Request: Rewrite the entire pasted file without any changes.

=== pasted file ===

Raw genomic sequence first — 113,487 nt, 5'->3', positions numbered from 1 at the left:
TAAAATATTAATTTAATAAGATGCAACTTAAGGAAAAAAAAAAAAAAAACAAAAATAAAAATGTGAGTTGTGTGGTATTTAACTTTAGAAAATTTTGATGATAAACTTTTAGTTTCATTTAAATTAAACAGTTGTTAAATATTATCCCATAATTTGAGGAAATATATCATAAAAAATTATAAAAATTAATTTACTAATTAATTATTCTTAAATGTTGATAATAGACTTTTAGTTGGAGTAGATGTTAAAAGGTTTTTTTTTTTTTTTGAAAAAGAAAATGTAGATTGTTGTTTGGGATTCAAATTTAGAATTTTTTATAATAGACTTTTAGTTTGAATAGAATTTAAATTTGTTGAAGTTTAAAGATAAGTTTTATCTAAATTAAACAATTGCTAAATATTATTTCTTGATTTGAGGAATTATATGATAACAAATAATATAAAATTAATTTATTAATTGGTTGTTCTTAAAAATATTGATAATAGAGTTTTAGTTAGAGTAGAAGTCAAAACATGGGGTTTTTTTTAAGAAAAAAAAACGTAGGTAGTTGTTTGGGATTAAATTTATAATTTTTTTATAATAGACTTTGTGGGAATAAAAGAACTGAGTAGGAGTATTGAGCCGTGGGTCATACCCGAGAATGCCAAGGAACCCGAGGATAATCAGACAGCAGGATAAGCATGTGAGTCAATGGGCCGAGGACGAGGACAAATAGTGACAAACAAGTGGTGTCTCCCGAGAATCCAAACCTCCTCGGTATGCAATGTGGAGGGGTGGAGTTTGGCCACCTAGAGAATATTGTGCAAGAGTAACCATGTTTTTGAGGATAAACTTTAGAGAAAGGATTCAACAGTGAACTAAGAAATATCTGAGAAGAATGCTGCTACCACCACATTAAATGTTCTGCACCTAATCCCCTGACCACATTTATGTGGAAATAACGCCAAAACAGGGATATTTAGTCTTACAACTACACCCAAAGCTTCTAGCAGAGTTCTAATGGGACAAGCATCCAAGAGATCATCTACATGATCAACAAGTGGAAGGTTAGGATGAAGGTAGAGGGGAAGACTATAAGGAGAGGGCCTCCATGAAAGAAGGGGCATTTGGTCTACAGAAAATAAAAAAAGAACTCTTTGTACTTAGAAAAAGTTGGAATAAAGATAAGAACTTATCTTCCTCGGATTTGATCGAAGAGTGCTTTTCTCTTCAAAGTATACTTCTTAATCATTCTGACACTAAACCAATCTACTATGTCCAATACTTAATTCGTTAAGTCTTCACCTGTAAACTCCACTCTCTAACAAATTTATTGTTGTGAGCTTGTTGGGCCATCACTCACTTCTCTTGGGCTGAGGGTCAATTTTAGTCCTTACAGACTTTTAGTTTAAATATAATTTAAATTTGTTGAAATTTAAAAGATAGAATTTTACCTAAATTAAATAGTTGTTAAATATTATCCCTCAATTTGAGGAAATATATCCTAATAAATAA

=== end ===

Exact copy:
Raw genomic sequence first — 113,487 nt, 5'->3', positions numbered from 1 at the left:
TAAAATATTAATTTAATAAGATGCAACTTAAGGAAAAAAAAAAAAAAAACAAAAATAAAAATGTGAGTTGTGTGGTATTTAACTTTAGAAAATTTTGATGATAAACTTTTAGTTTCATTTAAATTAAACAGTTGTTAAATATTATCCCATAATTTGAGGAAATATATCATAAAAAATTATAAAAATTAATTTACTAATTAATTATTCTTAAATGTTGATAATAGACTTTTAGTTGGAGTAGATGTTAAAAGGTTTTTTTTTTTTTTTGAAAAAGAAAATGTAGATTGTTGTTTGGGATTCAAATTTAGAATTTTTTATAATAGACTTTTAGTTTGAATAGAATTTAAATTTGTTGAAGTTTAAAGATAAGTTTTATCTAAATTAAACAATTGCTAAATATTATTTCTTGATTTGAGGAATTATATGATAACAAATAATATAAAATTAATTTATTAATTGGTTGTTCTTAAAAATATTGATAATAGAGTTTTAGTTAGAGTAGAAGTCAAAACATGGGGTTTTTTTTAAGAAAAAAAAACGTAGGTAGTTGTTTGGGATTAAATTTATAATTTTTTTATAATAGACTTTGTGGGAATAAAAGAACTGAGTAGGAGTATTGAGCCGTGGGTCATACCCGAGAATGCCAAGGAACCCGAGGATAATCAGACAGCAGGATAAGCATGTGAGTCAATGGGCCGAGGACGAGGACAAATAGTGACAAACAAGTGGTGTCTCCCGAGAATCCAAACCTCCTCGGTATGCAATGTGGAGGGGTGGAGTTTGGCCACCTAGAGAATATTGTGCAAGAGTAACCATGTTTTTGAGGATAAACTTTAGAGAAAGGATTCAACAGTGAACTAAGAAATATCTGAGAAGAATGCTGCTACCACCACATTAAATGTTCTGCACCTAATCCCCTGACCACATTTATGTGGAAATAACGCCAAAACAGGGATATTTAGTCTTACAACTACACCCAAAGCTTCTAGCAGAGTTCTAATGGGACAAGCATCCAAGAGATCATCTACATGATCAACAAGTGGAAGGTTAGGATGAAGGTAGAGGGGAAGACTATAAGGAGAGGGCCTCCATGAAAGAAGGGGCATTTGGTCTACAGAAAATAAAAAAAGAACTCTTTGTACTTAGAAAAAGTTGGAATAAAGATAAGAACTTATCTTCCTCGGATTTGATCGAAGAGTGCTTTTCTCTTCAAAGTATACTTCTTAATCATTCTGACACTAAACCAATCTACTATGTCCAATACTTAATTCGTTAAGTCTTCACCTGTAAACTCCACTCTCTAACAAATTTATTGTTGTGAGCTTGTTGGGCCATCACTCACTTCTCTTGGGCTGAGGGTCAATTTTAGTCCTTACAGACTTTTAGTTTAAATATAATTTAAATTTGTTGAAATTTAAAAGATAGAATTTTACCTAAATTAAATAGTTGTTAAATATTATCCCTCAATTTGAGGAAATATATCCTAATAAATAA